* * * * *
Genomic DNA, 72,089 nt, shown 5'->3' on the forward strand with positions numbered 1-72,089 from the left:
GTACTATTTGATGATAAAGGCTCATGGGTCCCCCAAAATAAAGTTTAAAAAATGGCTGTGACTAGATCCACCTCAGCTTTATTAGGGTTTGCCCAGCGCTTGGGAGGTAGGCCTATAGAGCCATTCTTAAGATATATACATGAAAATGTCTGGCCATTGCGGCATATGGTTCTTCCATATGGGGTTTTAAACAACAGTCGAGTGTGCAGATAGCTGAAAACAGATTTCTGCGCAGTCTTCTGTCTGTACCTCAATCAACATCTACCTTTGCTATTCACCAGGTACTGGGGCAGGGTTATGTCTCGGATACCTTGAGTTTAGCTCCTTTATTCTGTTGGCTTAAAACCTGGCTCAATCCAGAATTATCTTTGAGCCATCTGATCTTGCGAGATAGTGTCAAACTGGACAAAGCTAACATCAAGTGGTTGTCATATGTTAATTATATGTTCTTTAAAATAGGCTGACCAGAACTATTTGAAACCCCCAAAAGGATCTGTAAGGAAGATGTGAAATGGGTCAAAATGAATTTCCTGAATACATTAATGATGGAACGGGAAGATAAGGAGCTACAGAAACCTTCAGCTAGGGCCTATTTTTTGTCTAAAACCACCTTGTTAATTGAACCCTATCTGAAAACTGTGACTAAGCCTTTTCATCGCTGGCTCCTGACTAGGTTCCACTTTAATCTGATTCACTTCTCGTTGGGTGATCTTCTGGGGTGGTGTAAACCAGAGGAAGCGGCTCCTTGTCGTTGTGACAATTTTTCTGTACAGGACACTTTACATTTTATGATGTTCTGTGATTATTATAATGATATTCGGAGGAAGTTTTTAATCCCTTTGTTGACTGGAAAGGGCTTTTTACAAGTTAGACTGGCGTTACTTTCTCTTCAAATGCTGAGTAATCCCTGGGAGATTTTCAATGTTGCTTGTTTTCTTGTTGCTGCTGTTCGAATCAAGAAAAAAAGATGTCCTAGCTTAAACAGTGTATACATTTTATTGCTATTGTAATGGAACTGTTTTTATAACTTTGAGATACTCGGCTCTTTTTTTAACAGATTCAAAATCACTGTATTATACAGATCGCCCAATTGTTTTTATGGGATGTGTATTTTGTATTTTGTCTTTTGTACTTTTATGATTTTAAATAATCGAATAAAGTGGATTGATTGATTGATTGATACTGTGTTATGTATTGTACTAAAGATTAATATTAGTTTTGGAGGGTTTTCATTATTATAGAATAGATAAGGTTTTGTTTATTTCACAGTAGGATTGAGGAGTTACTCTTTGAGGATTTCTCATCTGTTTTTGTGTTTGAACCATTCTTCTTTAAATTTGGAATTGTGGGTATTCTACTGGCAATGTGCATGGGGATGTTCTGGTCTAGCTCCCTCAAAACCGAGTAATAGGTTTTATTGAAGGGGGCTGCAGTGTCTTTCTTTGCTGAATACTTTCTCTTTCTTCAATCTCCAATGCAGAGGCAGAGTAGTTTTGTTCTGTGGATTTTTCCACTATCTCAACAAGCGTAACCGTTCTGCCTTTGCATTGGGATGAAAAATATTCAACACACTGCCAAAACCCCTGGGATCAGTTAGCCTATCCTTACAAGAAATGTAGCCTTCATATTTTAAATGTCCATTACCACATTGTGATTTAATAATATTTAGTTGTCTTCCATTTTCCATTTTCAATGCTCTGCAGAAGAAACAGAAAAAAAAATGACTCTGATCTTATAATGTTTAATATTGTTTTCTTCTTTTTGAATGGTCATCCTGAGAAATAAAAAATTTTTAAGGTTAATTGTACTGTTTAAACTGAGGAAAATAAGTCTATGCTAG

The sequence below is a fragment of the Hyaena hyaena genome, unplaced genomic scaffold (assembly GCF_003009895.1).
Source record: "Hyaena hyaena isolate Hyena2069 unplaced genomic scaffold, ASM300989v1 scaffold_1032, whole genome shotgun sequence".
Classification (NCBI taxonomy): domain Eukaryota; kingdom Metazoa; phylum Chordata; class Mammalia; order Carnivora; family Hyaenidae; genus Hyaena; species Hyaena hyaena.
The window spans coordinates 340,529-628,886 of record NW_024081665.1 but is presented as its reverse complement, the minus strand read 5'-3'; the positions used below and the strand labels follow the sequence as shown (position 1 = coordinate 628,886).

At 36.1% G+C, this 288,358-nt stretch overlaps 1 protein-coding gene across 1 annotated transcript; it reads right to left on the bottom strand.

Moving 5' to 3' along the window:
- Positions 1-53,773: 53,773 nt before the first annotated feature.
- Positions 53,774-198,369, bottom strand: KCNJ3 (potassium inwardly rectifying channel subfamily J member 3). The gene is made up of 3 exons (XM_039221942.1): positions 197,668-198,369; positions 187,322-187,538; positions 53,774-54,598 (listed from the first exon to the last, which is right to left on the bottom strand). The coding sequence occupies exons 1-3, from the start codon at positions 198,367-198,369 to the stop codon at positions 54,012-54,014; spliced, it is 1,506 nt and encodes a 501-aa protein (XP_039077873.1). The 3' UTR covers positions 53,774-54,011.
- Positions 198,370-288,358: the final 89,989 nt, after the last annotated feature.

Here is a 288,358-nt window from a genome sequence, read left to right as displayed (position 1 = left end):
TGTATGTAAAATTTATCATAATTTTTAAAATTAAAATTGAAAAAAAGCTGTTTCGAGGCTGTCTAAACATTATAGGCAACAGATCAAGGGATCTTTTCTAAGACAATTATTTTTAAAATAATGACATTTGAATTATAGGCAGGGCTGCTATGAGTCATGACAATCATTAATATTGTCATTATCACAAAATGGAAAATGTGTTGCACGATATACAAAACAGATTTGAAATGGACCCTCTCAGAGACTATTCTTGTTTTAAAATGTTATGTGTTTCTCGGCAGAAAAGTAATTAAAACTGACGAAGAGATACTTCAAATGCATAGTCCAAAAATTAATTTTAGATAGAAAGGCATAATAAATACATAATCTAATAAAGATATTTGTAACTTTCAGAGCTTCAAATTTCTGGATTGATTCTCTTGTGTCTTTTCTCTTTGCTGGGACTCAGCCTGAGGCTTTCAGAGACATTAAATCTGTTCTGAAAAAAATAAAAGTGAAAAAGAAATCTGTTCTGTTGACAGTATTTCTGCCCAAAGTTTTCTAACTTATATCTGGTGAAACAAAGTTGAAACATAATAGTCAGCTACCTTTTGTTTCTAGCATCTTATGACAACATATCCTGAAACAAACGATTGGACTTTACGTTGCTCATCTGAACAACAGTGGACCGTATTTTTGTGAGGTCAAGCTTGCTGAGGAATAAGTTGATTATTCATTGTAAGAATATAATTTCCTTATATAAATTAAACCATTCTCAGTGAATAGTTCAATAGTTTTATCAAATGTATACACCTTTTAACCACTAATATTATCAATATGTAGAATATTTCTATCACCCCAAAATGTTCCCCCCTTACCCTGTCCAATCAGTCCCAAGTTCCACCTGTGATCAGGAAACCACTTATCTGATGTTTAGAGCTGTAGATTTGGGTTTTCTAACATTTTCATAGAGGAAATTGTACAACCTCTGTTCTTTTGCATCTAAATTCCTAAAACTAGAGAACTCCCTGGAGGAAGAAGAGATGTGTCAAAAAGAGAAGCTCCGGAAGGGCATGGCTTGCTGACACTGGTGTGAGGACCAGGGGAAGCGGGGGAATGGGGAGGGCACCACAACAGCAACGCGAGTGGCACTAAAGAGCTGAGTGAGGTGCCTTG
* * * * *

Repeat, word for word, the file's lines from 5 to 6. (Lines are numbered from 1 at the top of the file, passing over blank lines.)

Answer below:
Classification (NCBI taxonomy): domain Eukaryota; kingdom Metazoa; phylum Chordata; class Mammalia; order Carnivora; family Hyaenidae; genus Hyaena; species Hyaena hyaena.
The window spans coordinates 340,529-628,886 of record NW_024081665.1 but is presented as its reverse complement, the minus strand read 5'-3'; the positions used below and the strand labels follow the sequence as shown (position 1 = coordinate 628,886).